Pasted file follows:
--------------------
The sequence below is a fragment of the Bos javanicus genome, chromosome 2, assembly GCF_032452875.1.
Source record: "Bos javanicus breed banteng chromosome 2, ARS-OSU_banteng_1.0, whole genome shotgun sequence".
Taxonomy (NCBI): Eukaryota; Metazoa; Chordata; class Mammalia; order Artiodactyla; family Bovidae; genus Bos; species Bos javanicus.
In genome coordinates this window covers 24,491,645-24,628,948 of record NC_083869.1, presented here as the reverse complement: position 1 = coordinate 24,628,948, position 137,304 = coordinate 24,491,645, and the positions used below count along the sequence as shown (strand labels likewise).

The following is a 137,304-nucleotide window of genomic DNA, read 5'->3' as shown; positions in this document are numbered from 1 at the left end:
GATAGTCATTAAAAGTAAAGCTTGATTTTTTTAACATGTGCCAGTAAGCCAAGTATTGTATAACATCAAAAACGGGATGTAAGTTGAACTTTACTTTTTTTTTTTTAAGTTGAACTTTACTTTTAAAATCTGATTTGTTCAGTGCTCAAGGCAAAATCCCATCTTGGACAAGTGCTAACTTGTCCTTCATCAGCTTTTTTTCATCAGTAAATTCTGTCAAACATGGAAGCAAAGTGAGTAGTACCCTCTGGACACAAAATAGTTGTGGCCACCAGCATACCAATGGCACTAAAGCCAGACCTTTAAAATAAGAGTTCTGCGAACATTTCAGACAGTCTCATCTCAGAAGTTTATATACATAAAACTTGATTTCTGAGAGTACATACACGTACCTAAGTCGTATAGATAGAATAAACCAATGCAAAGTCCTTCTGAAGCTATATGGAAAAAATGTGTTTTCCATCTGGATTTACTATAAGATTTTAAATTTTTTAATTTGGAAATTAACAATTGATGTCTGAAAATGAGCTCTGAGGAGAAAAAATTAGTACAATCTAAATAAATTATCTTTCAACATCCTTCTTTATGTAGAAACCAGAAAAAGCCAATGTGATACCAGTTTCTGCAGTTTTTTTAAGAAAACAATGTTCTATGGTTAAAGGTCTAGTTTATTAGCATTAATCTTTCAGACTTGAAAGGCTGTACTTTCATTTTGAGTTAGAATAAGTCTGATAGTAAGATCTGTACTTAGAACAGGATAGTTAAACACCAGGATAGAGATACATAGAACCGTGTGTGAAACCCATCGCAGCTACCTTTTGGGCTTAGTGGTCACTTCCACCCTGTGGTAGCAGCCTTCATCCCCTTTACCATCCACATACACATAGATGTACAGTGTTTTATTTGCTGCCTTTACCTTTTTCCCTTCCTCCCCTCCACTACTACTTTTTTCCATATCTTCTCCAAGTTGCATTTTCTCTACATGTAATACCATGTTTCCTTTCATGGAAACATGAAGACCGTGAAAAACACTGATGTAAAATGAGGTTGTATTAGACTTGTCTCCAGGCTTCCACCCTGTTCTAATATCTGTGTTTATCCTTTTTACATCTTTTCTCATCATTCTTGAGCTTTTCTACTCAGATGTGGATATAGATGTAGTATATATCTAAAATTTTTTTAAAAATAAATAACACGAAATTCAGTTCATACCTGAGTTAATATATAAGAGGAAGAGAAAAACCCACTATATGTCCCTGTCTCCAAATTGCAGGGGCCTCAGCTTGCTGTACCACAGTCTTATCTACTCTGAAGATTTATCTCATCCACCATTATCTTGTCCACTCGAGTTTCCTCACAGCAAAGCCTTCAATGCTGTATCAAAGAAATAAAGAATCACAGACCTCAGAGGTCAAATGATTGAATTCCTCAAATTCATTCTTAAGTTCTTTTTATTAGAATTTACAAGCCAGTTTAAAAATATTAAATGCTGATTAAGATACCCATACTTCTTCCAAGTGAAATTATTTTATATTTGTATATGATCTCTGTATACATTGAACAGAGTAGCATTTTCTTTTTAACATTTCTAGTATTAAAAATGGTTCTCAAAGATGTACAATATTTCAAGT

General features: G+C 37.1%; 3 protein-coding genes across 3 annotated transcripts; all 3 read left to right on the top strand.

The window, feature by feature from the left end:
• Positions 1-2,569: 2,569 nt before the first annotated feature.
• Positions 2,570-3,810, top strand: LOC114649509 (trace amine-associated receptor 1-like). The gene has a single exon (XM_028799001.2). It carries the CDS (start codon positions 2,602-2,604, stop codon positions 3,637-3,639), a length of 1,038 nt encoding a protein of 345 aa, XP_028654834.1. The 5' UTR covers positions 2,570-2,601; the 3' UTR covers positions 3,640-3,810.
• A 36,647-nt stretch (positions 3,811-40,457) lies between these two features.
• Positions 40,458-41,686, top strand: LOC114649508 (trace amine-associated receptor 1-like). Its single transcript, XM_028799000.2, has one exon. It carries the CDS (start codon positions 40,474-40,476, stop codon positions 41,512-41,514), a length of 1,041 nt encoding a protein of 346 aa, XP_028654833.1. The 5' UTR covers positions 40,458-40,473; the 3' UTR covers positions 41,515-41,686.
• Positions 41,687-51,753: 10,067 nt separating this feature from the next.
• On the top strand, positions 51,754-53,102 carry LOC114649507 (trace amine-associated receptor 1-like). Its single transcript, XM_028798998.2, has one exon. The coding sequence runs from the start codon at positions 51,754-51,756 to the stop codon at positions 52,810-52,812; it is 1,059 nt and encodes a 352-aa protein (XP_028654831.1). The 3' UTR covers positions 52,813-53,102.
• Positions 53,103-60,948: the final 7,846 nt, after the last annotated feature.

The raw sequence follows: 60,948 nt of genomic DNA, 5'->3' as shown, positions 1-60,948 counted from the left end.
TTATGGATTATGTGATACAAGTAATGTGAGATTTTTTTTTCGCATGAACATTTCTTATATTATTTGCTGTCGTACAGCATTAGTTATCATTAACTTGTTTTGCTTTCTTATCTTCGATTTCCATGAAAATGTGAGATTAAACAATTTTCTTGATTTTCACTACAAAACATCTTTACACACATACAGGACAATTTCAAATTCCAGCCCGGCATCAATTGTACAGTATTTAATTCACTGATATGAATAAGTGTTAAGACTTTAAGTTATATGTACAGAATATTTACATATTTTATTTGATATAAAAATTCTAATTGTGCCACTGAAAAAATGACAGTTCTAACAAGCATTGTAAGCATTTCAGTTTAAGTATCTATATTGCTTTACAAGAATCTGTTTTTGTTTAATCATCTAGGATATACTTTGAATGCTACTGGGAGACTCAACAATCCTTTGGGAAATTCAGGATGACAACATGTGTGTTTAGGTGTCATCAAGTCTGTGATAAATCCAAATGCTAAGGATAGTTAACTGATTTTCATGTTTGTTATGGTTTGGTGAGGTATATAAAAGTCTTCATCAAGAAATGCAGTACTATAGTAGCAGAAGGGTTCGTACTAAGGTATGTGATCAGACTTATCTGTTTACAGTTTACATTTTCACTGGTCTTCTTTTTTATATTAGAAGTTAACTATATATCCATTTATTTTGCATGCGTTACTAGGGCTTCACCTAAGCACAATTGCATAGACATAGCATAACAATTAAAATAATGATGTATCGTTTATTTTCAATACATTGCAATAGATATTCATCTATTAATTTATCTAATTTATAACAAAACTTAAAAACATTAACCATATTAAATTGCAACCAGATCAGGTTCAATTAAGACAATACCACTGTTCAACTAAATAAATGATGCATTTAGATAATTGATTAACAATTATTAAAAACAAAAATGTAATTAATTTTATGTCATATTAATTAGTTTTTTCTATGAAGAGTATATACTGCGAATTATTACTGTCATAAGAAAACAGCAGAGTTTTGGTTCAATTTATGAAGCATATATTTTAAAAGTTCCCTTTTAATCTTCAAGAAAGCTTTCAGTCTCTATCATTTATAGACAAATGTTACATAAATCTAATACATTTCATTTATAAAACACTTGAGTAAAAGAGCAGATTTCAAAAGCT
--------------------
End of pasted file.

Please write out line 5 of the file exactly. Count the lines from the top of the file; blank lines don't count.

The following is a 137,304-nucleotide window of genomic DNA, read 5'->3' as shown; positions in this document are numbered from 1 at the left end: